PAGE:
Tuesday last, for the purpose of moving up to re-enforce Marmaduke, but have now all gone back to their hole.
My transportation has just come up. I occupy the same position held by Marmaduke when I attacked him, and intend holding it. They will not advance this side of the mountains, except with their combined forces; but I am prepared to meet them, and with my little army whip 25,000 of such chivalry. An officer who came inside of our lines under a flag of truce after night terminated the fighting, acknowledges that they were badly whipped and worse chased.
Lieutenant [J. A.] Johnson, Sixth Kansas, dangerously wounded; may possibly recover.
JAS. G. BLUNT,
Major General SAMUEL R. CURTIS.
HDQRS. First DIVISION, ARMY OF THE FRONTIER,
Cane Hill, Ark., December 3, 1862.
GENERAL: I have the honor to report that, on November 26, while encamped at Lindsey's Prairie, 15 miles south of Maysville, I received reliable information that General Marmaduke, with a force estimated at 8,000 men, was at Cane Hill. I further learned that Marmaduke's command was the advance of Hindman's army, the remainder of which was expected to arrive at Cane Hill on the evening of the 28th. I immediately determined to attack Marmaduke, and, if possible, defeat him before the arrival of General Hindman with re-enforcements.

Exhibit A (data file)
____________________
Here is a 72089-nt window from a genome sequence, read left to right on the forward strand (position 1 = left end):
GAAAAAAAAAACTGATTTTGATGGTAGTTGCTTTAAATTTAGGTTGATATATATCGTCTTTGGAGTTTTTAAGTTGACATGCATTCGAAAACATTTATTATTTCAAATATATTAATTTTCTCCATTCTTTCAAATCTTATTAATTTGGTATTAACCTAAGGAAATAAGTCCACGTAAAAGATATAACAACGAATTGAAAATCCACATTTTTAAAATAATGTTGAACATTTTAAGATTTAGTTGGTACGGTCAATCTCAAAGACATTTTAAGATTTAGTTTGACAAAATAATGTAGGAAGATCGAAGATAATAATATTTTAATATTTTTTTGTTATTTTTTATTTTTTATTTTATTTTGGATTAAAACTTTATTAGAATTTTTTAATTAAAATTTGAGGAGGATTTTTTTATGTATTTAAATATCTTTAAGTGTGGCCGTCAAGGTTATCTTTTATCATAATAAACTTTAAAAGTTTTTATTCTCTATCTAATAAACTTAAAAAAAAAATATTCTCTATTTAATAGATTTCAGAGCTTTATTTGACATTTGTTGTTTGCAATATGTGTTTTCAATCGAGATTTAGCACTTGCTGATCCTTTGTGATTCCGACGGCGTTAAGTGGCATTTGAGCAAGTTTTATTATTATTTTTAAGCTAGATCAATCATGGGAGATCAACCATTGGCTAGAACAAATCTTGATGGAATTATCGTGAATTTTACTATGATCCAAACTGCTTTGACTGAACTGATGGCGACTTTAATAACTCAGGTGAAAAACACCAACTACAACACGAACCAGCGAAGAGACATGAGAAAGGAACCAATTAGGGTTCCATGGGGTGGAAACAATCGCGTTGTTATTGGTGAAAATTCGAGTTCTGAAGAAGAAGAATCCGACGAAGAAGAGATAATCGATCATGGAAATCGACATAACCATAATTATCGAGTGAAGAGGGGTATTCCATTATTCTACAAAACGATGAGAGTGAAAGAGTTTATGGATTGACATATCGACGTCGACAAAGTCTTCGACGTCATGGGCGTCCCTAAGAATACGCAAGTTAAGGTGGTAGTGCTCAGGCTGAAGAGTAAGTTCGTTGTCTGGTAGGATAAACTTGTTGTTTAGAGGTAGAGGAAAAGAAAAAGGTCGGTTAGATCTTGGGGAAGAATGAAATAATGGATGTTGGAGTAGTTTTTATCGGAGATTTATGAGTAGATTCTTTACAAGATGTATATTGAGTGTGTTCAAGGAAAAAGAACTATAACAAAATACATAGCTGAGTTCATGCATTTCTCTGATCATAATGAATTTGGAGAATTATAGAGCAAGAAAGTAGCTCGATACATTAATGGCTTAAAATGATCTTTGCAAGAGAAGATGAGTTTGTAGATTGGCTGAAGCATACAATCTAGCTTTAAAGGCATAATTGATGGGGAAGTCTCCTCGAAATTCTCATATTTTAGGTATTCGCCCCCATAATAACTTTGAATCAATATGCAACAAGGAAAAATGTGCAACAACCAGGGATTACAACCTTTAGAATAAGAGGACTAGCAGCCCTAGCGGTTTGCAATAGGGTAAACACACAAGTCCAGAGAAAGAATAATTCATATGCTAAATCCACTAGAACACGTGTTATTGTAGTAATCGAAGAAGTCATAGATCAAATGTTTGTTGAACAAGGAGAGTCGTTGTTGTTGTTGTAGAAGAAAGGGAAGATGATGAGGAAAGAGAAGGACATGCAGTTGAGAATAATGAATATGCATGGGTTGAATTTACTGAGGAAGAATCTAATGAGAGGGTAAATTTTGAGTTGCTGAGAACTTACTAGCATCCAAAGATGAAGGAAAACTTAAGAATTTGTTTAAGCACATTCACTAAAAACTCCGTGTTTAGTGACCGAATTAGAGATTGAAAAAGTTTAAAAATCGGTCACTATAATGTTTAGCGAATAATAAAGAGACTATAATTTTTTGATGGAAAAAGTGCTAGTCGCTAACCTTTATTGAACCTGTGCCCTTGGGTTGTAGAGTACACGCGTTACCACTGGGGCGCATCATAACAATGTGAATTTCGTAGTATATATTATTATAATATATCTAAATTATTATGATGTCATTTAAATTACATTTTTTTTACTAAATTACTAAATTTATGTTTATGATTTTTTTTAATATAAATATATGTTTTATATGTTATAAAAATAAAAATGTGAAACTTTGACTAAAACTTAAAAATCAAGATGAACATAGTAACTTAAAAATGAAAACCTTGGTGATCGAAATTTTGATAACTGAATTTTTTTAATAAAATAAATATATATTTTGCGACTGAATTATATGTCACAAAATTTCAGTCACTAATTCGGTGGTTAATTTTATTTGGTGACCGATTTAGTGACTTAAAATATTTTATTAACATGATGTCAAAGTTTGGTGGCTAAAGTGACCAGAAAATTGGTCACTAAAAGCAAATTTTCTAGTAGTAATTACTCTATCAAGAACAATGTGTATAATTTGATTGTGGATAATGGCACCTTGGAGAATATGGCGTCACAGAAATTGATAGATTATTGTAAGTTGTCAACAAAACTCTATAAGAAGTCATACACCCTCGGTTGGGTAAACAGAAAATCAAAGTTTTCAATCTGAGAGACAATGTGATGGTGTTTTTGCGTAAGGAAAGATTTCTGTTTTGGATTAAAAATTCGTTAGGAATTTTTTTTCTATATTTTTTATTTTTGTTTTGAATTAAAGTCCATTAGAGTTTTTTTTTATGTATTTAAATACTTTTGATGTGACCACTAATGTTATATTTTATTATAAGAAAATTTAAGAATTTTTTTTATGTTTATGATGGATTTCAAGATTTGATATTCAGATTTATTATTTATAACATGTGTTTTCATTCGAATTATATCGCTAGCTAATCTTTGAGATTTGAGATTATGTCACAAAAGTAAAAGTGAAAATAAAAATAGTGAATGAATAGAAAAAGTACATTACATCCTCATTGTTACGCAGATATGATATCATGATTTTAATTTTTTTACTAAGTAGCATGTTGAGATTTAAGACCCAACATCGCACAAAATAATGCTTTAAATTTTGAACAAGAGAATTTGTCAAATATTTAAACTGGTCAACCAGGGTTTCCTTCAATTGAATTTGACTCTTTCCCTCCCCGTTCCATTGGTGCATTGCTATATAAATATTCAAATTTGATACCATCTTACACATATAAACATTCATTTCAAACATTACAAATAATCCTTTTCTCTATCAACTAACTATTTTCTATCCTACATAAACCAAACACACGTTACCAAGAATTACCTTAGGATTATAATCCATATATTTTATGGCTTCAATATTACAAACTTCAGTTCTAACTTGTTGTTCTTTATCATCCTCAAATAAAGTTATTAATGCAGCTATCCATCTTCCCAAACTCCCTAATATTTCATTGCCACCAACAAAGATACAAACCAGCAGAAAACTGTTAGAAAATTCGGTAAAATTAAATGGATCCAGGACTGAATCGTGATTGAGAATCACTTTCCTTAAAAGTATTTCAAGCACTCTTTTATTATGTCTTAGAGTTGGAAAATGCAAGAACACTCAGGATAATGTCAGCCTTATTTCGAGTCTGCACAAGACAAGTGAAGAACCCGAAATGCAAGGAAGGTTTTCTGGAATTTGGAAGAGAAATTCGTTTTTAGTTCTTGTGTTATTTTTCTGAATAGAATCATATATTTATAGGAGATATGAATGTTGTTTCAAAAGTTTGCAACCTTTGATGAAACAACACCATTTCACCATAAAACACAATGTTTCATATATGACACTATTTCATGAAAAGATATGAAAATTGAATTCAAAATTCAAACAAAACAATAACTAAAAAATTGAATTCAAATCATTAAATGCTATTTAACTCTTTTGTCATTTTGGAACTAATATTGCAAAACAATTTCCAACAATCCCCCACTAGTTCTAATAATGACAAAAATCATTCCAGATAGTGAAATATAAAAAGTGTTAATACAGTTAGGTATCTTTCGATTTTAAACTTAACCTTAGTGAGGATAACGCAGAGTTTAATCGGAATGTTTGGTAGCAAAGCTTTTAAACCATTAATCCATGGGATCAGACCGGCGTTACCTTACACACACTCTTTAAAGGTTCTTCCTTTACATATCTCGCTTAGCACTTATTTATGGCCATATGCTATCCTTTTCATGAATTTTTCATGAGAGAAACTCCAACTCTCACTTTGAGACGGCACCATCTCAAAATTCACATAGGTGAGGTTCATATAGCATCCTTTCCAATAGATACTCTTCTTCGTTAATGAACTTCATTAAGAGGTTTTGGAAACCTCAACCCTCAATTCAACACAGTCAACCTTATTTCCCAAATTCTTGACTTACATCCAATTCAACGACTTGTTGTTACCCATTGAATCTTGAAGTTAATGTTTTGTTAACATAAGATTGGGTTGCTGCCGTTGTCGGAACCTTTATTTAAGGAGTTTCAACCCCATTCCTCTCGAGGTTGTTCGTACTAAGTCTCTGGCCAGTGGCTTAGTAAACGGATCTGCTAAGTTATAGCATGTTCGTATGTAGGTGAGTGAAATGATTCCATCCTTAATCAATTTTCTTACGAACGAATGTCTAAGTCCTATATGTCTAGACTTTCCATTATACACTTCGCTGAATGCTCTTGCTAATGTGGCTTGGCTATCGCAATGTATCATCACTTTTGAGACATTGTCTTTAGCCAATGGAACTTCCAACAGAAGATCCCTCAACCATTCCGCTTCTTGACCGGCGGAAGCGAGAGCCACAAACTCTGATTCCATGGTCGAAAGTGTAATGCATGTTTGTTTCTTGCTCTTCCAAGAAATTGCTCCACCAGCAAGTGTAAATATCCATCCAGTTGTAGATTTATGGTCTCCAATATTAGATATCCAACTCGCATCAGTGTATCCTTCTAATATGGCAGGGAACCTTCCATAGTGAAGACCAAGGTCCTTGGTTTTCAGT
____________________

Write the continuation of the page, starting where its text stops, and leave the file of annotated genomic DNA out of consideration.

Early on the morning of the 27th, I ordered all of my transportation and commissary trains parked on Lindsey's Prairie, and, after detailing a sufficient guard for its protection, I commenced my march, with about 5,000 men and thirty pieces of artillery, the men taking with them four days' rations of hard bread and salt. The distance to be traveled to reach the enemy was 35 miles, of which 25 were made by 7 p. m. on the 27th, when the command bivouacked for the night. From that point I sent spies into the enemy's camp, and learned that their pickets were strongly posted on the main road (on which I was advancing), and that it could be easily defended.
I marched at 5 a. m. on the 28th, leaving that road and making a detour to the left, by a blind track; struck one that was obscure and unfrequented, and entered Cane Hill directly from the north. As I had anticipated, they had no pickets on this road, and I met no resistance until within half a mile of their camp. the enemy had learned, however, the night previous, that I was moving upon them, and were prepared for our reception. About 200 of the Second Kansas Cavalry, under Colonel [W. F.] Cloud, with two mountain howitzers, under Lieutenant [E. S.] Stover, were in the advance, which, with [J. W.] Rabb's battery and my staff and body guard, constituted the only force upon the ground, the main column having been delayed in ascending a mountain about 7 miles back to the rear. Of this fact I was not apprised until my advance was engaged. In passing down a gorge between two abrupt hills, their grand guard was encountered in considerable force. Dashing on, and driving them before us, a few hundred yards brought us to where the bluff on the right terminated, and in full view of the enemy, who were posted on the right of the road, on elevated ground, with timber in their rear, their guns in battery, bearing upon the road on which I was approaching, and from which they immediately opened a